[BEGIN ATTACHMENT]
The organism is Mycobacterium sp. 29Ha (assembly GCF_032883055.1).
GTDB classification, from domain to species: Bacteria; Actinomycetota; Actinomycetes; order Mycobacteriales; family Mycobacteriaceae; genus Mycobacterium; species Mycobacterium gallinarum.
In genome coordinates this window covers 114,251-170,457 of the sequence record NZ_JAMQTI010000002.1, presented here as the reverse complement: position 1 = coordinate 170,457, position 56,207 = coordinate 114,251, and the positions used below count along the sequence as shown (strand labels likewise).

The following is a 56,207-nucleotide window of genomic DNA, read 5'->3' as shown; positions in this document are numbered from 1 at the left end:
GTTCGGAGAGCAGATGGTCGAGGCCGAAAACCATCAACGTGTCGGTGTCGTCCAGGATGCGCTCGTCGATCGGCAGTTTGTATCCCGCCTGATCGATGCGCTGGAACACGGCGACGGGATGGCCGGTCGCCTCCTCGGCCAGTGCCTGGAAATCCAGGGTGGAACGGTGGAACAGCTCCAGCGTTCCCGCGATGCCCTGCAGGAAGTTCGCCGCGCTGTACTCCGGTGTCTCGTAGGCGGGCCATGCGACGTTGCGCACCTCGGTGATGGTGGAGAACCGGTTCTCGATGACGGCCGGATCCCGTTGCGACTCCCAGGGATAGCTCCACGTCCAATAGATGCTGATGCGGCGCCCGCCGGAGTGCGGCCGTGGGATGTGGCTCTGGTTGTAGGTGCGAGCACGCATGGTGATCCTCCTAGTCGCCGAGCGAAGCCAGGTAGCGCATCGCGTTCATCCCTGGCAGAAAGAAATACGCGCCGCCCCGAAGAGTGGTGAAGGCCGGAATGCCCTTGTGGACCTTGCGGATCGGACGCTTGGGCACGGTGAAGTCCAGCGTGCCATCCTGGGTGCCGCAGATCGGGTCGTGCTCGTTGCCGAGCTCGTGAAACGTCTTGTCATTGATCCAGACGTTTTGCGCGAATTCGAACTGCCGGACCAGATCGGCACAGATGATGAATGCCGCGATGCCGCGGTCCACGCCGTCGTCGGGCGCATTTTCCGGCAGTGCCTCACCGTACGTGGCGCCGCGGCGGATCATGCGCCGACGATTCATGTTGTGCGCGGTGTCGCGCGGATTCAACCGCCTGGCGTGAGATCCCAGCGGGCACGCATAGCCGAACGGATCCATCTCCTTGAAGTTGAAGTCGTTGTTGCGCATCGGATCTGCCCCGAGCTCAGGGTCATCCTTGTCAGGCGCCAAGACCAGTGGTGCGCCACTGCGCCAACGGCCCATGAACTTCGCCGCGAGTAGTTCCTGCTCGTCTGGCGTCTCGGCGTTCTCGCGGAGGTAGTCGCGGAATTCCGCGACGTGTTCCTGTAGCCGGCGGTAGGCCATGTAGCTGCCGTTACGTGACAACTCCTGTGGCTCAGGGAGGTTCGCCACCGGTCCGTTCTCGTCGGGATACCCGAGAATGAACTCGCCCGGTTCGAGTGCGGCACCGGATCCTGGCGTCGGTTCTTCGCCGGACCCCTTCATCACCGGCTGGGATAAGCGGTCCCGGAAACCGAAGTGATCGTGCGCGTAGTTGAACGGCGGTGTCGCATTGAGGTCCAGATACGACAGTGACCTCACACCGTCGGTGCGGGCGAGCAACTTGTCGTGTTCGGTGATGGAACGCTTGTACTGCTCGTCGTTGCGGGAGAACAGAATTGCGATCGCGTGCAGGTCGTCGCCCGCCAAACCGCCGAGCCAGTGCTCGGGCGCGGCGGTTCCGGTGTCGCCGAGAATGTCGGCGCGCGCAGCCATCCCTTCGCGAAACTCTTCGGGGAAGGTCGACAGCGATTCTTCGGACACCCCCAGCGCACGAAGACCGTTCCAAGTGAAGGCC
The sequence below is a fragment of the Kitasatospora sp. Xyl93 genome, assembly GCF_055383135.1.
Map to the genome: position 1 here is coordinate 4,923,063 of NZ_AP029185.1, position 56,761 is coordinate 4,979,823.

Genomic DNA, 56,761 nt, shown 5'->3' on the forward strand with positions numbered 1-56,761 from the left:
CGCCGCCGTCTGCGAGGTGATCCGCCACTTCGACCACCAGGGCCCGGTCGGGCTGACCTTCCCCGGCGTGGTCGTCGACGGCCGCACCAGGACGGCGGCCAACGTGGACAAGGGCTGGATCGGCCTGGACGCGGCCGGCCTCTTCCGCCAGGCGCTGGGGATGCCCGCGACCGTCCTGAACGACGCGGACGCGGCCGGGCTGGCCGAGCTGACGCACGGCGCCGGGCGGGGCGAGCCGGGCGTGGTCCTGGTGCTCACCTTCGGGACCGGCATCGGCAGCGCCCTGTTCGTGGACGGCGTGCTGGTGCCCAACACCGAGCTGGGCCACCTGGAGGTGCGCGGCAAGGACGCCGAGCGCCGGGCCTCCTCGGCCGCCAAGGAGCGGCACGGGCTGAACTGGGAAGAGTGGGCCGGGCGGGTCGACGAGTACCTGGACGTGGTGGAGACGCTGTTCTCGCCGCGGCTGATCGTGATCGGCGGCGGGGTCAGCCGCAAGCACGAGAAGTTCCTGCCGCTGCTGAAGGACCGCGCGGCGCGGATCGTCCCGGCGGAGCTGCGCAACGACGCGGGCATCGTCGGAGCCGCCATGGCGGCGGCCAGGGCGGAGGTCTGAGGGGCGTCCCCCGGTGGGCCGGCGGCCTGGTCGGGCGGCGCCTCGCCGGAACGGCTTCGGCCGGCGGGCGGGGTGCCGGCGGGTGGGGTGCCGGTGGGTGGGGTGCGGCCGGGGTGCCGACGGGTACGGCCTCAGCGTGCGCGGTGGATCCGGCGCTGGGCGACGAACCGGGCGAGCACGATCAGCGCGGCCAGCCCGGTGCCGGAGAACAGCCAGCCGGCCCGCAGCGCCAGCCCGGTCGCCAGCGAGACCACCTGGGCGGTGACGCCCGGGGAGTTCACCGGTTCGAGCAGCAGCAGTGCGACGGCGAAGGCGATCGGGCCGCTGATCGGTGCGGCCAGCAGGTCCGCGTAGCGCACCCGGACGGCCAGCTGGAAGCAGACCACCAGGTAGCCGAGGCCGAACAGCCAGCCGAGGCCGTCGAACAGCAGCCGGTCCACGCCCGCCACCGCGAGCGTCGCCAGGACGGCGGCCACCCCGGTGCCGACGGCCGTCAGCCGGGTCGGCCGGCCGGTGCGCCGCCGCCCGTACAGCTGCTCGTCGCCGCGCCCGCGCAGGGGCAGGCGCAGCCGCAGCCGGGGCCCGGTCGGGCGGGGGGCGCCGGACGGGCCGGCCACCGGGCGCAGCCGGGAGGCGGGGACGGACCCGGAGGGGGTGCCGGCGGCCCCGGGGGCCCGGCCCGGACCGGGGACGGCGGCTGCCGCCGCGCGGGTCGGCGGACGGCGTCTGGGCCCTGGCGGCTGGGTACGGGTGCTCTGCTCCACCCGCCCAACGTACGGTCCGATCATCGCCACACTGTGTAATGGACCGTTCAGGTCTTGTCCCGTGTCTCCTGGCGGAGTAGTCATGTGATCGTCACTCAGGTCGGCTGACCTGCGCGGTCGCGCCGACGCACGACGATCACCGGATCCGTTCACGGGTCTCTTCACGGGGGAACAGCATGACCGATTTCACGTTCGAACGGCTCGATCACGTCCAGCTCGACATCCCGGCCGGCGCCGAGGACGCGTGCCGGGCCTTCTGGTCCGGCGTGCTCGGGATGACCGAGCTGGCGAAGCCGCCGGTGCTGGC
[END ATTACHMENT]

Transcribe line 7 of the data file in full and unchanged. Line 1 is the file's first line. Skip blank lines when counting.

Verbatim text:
Map to the genome: position 1 here is coordinate 4,923,063 of NZ_AP029185.1, position 56,761 is coordinate 4,979,823.